I love Lamb House, and the Citadel (the upper part of Rye) in general. So thanks for a post that brings back many happy memories!

adele said...

How lovely, Jane! We ate lunch at Simon the Pieman and it was delightful!

Sally Prue said...

I love that cool blue (or is it green?) interior. If they ever need a writer in residence...

Susan Price said...

Benson's ghost stories - excellent!

Deborah Watley said...

Sounds like it was a lovely and inspirational day! Thanks for letting us share it vicariously!

Elaine said...

Delightful post and simply must visit!

Emma said...

I've wanted to visit Rye for years, to see "Mallards" - but had no idea that both Henry James and Rumer Godden had lived there, too. I'm not even more determined to visit! I also have the E F Benson ghost stories sitting beside my bed, waiting to be read - will get onto those soon.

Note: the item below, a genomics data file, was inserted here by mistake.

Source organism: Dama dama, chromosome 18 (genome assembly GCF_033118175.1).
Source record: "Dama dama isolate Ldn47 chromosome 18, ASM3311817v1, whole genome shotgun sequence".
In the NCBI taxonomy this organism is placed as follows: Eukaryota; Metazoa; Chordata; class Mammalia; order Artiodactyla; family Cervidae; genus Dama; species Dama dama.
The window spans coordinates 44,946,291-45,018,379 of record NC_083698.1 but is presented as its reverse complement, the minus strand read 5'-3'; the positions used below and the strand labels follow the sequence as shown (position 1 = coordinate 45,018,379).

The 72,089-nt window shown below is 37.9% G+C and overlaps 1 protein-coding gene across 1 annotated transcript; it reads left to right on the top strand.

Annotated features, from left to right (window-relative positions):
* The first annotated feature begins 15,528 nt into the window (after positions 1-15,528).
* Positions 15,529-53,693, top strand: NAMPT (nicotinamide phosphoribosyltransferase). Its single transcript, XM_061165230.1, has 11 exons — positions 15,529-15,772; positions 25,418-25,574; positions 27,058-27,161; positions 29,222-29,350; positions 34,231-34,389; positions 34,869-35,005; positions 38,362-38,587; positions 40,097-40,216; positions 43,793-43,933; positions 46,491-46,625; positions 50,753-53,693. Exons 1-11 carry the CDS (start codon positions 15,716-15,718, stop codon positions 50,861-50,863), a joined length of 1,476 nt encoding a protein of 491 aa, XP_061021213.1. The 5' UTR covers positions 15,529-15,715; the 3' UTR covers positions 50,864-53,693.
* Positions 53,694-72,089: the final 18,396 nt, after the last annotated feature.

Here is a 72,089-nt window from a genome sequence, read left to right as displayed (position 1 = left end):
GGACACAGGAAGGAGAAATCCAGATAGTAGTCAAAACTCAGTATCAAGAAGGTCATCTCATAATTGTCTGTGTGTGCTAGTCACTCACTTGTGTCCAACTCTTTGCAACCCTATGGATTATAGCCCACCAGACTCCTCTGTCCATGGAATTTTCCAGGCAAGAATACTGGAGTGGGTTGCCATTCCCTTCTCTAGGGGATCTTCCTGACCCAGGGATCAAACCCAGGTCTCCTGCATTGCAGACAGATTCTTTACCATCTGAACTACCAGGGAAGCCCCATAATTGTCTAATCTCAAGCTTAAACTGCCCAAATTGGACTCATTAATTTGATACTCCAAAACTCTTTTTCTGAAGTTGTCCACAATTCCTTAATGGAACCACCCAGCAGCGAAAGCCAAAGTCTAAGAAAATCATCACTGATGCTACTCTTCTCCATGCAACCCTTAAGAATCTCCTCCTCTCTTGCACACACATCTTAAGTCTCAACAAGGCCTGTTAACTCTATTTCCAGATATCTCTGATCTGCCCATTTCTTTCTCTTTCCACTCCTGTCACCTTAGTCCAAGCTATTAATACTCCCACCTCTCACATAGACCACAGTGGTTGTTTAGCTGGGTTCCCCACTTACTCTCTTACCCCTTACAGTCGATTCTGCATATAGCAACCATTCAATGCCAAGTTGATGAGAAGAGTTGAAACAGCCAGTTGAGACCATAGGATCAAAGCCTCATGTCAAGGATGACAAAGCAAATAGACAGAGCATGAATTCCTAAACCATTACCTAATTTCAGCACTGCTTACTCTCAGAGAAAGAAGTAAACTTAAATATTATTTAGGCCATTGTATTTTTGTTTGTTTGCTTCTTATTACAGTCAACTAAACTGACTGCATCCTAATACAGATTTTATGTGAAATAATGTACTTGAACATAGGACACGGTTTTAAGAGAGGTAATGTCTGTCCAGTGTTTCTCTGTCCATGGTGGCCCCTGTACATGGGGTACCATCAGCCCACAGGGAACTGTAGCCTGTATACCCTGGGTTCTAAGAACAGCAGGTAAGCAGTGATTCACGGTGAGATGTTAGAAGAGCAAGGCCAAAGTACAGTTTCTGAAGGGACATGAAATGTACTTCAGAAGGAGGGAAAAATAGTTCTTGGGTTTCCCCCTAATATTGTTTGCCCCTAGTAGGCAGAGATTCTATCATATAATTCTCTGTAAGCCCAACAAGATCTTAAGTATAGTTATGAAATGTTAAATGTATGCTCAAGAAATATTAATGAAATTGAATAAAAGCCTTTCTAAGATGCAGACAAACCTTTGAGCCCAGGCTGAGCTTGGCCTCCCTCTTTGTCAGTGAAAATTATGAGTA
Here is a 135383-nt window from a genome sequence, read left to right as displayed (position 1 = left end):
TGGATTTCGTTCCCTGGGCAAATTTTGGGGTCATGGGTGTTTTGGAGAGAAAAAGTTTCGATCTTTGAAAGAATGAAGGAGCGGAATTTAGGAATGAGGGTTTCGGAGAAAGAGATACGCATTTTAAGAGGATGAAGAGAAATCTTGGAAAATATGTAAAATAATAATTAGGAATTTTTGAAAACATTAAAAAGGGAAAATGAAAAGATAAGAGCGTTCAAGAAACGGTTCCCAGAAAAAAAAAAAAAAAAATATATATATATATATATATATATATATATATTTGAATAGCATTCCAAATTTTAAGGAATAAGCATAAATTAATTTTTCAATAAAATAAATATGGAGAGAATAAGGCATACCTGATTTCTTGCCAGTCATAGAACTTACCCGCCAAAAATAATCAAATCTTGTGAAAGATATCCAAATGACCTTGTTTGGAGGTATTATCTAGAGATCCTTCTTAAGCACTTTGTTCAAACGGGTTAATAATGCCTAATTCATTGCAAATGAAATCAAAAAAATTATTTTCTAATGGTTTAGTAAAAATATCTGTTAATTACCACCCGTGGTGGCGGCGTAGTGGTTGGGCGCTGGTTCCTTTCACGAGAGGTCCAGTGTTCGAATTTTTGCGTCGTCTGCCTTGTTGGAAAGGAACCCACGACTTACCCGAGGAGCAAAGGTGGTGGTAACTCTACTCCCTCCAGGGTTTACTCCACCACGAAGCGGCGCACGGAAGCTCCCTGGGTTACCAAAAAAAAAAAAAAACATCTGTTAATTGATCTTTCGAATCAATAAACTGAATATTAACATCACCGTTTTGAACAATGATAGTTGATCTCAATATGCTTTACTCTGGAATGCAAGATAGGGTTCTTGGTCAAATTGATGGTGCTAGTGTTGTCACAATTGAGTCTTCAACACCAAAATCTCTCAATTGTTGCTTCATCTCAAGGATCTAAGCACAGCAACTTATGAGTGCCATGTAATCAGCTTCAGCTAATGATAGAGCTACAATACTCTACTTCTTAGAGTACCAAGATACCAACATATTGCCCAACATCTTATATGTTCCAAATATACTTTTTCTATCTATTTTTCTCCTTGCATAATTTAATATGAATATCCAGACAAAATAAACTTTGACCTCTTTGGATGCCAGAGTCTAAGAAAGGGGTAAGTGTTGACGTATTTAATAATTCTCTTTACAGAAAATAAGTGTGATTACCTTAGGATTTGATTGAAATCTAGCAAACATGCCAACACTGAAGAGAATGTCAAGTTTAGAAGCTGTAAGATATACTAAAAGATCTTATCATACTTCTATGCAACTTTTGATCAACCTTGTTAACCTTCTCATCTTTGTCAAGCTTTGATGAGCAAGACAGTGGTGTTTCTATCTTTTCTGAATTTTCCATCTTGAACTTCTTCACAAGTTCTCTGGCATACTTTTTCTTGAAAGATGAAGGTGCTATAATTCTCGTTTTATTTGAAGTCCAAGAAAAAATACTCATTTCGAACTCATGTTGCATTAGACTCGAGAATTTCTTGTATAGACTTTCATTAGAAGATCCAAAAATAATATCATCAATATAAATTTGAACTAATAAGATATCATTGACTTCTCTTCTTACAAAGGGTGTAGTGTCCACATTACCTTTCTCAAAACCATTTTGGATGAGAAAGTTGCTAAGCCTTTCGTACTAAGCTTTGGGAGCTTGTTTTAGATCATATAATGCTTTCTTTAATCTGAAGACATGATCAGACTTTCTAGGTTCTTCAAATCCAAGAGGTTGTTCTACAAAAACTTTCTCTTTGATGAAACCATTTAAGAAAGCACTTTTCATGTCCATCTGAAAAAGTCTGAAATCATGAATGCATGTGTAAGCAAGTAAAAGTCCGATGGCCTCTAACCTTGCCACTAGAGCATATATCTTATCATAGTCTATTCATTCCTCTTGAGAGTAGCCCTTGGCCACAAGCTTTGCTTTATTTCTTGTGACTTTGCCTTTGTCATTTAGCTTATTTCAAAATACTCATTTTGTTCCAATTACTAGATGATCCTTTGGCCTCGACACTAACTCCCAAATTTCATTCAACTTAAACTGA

Emma said...

Aah. That should, of course, read "NOW even more determined to visit".

Leslie Wilson said...

Oh, I adore Mapp and Lucia, not so keen on Henry J, but M and L are a great solace to me.. I didn't know you could visit Lamb House! I must go! Lovely post, Adele!

Sue Bursztynski said...

What a lovely place! We have a Rye here in Victoria, on the Mornington Peninsula, probably named for the one in England. Linda, I read two of the Romney Marsh novels as a child and wished I could visit Sussex. I didn't know about Dunsford being Rye. Of course, it would have changed by the time I was reading the books. ;-) Adele, is it just me, or have you specifically chosen cake displays for your photos? :-)

adele said...

Thanks for all comments! You can apparently visit Lamb House on Tuesdays and Saturdays after 2 pm in summer. Don't know about Winter openings. National Trust website will tell all. Leslie, au reservoir!

adele said...

...and if Susan P recommends the ghost stories, then I know they'll be great!